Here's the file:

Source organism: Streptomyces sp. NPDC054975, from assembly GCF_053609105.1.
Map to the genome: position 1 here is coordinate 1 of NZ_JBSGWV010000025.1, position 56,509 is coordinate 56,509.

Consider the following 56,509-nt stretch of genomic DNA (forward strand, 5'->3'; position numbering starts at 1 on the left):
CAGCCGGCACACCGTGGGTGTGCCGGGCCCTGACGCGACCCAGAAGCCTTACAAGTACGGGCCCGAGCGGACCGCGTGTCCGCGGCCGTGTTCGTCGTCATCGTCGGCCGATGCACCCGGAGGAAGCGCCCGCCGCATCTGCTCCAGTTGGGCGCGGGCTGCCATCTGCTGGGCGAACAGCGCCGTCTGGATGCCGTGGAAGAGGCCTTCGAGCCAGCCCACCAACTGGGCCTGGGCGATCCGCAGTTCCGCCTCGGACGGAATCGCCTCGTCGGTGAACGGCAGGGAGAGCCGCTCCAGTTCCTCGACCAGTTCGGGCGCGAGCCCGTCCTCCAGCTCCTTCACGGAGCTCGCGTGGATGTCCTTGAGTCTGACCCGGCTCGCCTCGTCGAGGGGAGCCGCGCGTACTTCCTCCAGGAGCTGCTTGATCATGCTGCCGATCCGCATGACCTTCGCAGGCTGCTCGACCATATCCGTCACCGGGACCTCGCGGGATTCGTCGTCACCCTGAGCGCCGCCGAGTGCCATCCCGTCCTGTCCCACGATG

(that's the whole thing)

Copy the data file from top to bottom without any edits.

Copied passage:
Source organism: Streptomyces sp. NPDC054975, from assembly GCF_053609105.1.
Map to the genome: position 1 here is coordinate 1 of NZ_JBSGWV010000025.1, position 56,509 is coordinate 56,509.

Consider the following 56,509-nt stretch of genomic DNA (forward strand, 5'->3'; position numbering starts at 1 on the left):
CAGCCGGCACACCGTGGGTGTGCCGGGCCCTGACGCGACCCAGAAGCCTTACAAGTACGGGCCCGAGCGGACCGCGTGTCCGCGGCCGTGTTCGTCGTCATCGTCGGCCGATGCACCCGGAGGAAGCGCCCGCCGCATCTGCTCCAGTTGGGCGCGGGCTGCCATCTGCTGGGCGAACAGCGCCGTCTGGATGCCGTGGAAGAGGCCTTCGAGCCAGCCCACCAACTGGGCCTGGGCGATCCGCAGTTCCGCCTCGGACGGAATCGCCTCGTCGGTGAACGGCAGGGAGAGCCGCTCCAGTTCCTCGACCAGTTCGGGCGCGAGCCCGTCCTCCAGCTCCTTCACGGAGCTCGCGTGGATGTCCTTGAGTCTGACCCGGCTCGCCTCGTCGAGGGGAGCCGCGCGTACTTCCTCCAGGAGCTGCTTGATCATGCTGCCGATCCGCATGACCTTCGCAGGCTGCTCGACCATATCCGTCACCGGGACCTCGCGGGATTCGTCGTCACCCTGAGCGCCGCCGAGTGCCATCCCGTCCTGTCCCACGATG